A skin tag is a small, common, soft but harmless skin growth. It is defined as a benign growth of the skin that is connected to the body by a short stalk. Skin tags appear like lesions that appear to hang off the skin. There are various methods to remove skin tags. No health insurance plan covers skin tag removal since it is most often removed for cosmetic reasons. Find out more on identifying skin tags and understanding their removal process.
Skin tags are also known as acrochordons, Pappillomas, Soft fibromas and Pedunculated Filiform (meaning they are on stalk and thread like). Skin tags can vary a bit in appearance. They may appear smooth or irregular, flesh colored or more deeply pigmented. They can either simply be raised above the surrounding skin or have a stalk. Skin tags normally range in size from 1mm to 5 cm. Skin disease conditions like seborrhoeic keratoses, viral warts or molluscum contagiosum resemble skin tags.
Skin tags are most commonly found in the skin folds on the armpits, neck, eyelids, upper chest, and torso, beneath the breasts, genital area and groin. Skin tags occur more in middle-aged women with excess weight and elderly men. Skin tags are asymptomatic. A skin tag may first appear as a tiny soft bump in the skin. Over time, it grows into a flesh colored piece of skin and gets attached to the skin surface by means of a stalk. It is easy to move or to wiggle a skin tag back and forth.
Usually skin tags cause no harm except that they are unattractive to look at. Skin tags generally cause no symptoms unless they are repeatedly irritated. Sometime they can cause irritation if clothing or nearby skin rubs against skin tags. In such cases they can hurt or bleed. If a skin tag is twisted on its stalk, a blood clot can develop within it and the skin tag may become very painful. Skin tags are not cancerous or precancerous growth.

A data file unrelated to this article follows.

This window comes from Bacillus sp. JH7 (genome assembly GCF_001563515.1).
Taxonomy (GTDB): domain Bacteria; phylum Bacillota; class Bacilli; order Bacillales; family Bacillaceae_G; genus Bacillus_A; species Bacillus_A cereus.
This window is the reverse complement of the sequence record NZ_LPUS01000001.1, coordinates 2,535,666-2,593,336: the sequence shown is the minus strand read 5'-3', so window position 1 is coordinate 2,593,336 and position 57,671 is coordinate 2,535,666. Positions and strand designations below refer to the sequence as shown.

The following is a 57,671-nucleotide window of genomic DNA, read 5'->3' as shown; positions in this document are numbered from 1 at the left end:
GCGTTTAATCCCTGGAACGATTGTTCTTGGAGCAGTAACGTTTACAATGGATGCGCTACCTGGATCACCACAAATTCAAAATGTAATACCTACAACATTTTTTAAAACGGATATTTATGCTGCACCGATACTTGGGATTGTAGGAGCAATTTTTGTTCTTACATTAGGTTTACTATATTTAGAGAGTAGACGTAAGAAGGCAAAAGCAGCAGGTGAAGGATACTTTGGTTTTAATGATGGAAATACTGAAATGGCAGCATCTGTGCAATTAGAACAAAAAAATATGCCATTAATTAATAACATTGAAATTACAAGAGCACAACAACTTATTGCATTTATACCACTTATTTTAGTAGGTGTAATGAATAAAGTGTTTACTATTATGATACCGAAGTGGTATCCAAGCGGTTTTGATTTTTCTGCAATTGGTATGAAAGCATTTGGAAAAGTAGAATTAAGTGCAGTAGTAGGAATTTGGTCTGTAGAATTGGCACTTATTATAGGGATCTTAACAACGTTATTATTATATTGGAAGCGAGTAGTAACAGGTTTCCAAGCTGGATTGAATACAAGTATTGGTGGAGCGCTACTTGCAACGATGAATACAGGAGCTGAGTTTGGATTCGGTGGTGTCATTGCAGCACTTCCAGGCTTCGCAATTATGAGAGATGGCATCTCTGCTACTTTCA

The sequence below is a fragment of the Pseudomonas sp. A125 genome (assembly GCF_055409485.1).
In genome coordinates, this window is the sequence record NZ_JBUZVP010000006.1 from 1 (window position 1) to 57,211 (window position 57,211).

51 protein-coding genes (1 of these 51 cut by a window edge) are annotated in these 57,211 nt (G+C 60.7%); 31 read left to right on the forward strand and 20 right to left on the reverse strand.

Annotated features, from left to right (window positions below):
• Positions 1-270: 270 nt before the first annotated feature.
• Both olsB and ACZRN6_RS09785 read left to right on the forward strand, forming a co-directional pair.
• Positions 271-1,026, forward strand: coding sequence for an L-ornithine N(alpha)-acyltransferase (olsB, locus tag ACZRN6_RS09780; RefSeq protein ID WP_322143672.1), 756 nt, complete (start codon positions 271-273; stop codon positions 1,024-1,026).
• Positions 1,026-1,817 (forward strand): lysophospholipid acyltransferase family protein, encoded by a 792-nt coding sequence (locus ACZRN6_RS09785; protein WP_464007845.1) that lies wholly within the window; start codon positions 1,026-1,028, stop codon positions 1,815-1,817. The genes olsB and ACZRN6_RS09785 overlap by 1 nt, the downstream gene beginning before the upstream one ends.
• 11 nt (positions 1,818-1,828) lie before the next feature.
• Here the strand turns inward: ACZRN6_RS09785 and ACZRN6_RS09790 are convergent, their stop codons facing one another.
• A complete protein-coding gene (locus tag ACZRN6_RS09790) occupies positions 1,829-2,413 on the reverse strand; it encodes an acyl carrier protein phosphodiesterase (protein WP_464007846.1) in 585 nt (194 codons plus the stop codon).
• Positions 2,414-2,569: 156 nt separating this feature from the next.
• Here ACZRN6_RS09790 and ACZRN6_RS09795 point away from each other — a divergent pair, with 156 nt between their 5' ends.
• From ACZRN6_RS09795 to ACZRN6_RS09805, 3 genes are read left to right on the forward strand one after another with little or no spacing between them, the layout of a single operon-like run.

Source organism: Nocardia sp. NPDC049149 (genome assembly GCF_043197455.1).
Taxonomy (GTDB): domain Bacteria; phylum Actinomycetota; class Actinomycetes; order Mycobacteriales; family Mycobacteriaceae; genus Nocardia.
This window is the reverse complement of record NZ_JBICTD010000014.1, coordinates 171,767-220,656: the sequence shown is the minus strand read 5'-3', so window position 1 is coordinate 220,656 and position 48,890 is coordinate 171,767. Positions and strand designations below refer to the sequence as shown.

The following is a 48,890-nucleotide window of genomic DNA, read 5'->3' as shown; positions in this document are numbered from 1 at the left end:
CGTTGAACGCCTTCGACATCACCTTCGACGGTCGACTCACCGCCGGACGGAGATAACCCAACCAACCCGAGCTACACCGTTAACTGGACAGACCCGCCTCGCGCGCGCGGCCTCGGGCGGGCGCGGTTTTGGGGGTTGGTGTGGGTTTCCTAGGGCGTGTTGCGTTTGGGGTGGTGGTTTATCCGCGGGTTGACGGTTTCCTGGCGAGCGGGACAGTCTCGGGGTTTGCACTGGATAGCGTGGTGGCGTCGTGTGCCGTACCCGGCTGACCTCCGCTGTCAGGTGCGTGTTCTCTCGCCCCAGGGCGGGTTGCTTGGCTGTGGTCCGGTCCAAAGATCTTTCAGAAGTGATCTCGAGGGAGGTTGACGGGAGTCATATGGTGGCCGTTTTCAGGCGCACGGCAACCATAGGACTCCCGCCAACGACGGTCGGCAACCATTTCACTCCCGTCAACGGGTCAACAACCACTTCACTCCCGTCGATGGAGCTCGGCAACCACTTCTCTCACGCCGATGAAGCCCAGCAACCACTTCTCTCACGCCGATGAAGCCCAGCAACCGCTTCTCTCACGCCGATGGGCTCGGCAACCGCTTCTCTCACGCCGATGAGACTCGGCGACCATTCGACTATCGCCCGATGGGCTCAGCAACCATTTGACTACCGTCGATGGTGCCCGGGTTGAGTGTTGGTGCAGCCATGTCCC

Causes of skin tags
Skin tag removal
Most doctors recommend removal of skin tags only when it is absolutely necessary. Removal becomes essential when skin tags are irritated and sore by rubbing of clothing or jewelry, they become a source of discomfort or they constitute a cosmetic problem. Otherwise skin tags require no treatment.
A dermatologist can easily remove a skin tag by burning it off with electric needle or by cutting it off with a scalpel or scissors. Usually the healing process takes a week or two. New skin tags may be formed even if the existing tags are removed. In some people, skin tags tend to disappear if they take chromium picolinate 200 mcg twice a day. This trace element is available in food or drug stores.
Chromium polynicotinate mineral is also sold under the name Natrol Chromemate. This mineral must be taken for three months to see results. If you stop taking the chromium, the tags will recur. However it is always advised to consume this drug only on medical advice.
Traditionally, skin tags were being removed by tying the base of the tag very tightly with a piece of cotton and then waiting for them to drop off as the blood supply is obstructed and the skin tag dies naturally. This method can lead to infection. Some people even try electric bands and they work on the same principle as the cotton band method. No health insurance plan normally pays for removal of skin tags as skin tags are removed only on cosmetic concerns.
Methods to remove skin tags
Skin tags may be removed by any of the above methods after injecting a small amount of a local anesthetic. Antiseptic cleansing thereafter would prevent infection. If bleeding occurs, it is usually stopped with a chemical called aluminum chloride or electric - cauterizing treatment. If it is not obvious that the skin growth is a skin tag, the doctor may want to send a biopsy which means the doctor will remove a small piece of skin to be examined in a laboratory to find out if it is malignant or not.